Wednesday, April 6, 2011

Magical Thinking

Never grow a wishbone, daughter,
where your backbone ought to be.
-- Clementine Paddleford

Born in Kansas in 1898, Clementine Paddleford  wrote in her memoir that her mother gave her the advice I've quoted above. Apparently young Clementine listened well, since she grew up to become an intrepid journalist, pilot and traveler in the 1920s to 1960s.

As a food writer at such publications as the New York Herald Tribune and the New York Sun, Paddleford flew a Piper Cub all over the States to learn about and report on regional foods. She went aboard a submarine to learn what the sailors ate and explored quiet corners of her country to discover what the locals prepared for their families. Paddleford then conveyed her enthusiasm to readers by tempting their palettes with descriptions of the exotic-sounding foods she found in her travels.

When I found Paddleford's quote a number of years ago, I knew nothing about her. I only knew that its cleverly worded meaning shot straight into me and put words to a vague and unsettling feeling I had about myself. Although I was happy with some of my accomplishments and personal traits, I knew I wasn't being and doing all I could. At that time I'd never heard of "magical thinking," but I could tell I had more of a wishbone than a backbone in some areas of my life.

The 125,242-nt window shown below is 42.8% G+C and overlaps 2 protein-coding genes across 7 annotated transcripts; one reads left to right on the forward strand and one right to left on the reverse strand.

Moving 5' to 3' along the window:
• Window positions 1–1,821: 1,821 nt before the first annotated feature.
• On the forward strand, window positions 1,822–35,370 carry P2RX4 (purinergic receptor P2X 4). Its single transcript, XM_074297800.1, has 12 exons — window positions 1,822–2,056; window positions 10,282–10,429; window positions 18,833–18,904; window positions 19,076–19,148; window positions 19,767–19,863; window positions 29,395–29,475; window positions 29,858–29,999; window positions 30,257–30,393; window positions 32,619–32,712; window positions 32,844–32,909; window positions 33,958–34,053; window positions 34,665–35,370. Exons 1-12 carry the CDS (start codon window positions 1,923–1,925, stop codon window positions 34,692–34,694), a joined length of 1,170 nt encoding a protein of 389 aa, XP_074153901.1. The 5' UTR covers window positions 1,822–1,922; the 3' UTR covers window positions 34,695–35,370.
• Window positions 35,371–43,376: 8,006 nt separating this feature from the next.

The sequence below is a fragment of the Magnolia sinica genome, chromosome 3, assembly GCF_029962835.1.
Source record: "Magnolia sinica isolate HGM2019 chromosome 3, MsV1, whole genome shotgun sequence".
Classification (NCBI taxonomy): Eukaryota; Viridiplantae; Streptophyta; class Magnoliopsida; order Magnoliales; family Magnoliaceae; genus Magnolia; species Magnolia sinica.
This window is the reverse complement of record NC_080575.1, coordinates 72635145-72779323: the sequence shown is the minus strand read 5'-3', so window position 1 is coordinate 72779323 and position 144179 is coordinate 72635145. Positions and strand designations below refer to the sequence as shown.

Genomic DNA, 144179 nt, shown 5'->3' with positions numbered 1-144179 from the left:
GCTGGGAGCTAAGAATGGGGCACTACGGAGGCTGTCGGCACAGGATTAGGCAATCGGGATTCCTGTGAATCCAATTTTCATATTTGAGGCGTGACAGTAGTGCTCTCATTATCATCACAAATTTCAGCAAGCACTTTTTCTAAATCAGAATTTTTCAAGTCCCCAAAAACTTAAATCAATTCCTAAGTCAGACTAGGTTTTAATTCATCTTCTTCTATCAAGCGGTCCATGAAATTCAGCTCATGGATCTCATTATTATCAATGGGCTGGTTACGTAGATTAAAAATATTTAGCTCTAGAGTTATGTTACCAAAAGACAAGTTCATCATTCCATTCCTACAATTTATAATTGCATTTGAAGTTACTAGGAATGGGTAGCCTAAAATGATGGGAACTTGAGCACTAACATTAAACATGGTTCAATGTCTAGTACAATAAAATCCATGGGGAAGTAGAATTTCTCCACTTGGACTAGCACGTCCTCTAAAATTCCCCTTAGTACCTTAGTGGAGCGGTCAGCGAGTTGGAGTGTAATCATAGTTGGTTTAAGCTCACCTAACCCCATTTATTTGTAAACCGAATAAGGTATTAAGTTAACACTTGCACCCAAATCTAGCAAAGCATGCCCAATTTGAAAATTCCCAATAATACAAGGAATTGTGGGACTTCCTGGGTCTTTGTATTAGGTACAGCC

Through the years I've carried Clementine's mother's advice around in my head. I've passed it on to students and have continue to be attracted to its meaning. And when for the first time I heard about the idea of magical thinking, I knew that Mrs. Paddleford had nailed it so many years before.

To me, magical thinking means meekly waiting around for something to happen instead of doing it for yourself. It implies to me a floppy, waffling sort of attitude to one's circumstances and, perhaps, oneself.

Magical thinking is not the same as being patient or wisely waiting for the best time. It is not the same as trusting others or accepting limitations. Instead, it's a state of mind that doesn't allow a person to recognize his or her own strength and ability. Magical thinking is the result of (and supports) the belief that some external Somebody or Something will fix the problems, get the job done, make the desired result appear...and it immobilizes the magical thinker because she or he does not believe in herself or himself.

Letting go of magical thinking -- getting a backbone instead of a wishbone -- means seeing one's own abilities, strengths, and weaknesses. It means letting go of the idea that others will fix one's problems. It means taking responsibility for choices and decisions.

Changing my own magical thinking has come as a result of facing and dealing with the lousy things that have been done to me as well as the lousy things I have done or the valuable things I have not done because I was waiting for somebody to do it for me. It's a satisfying (though not always easy) feeling to take responsibility for my own life, for myself, for my choices.

In my next post, I'll offer a journalling exercise that can help you look at your own tendencies towards magical thinking.

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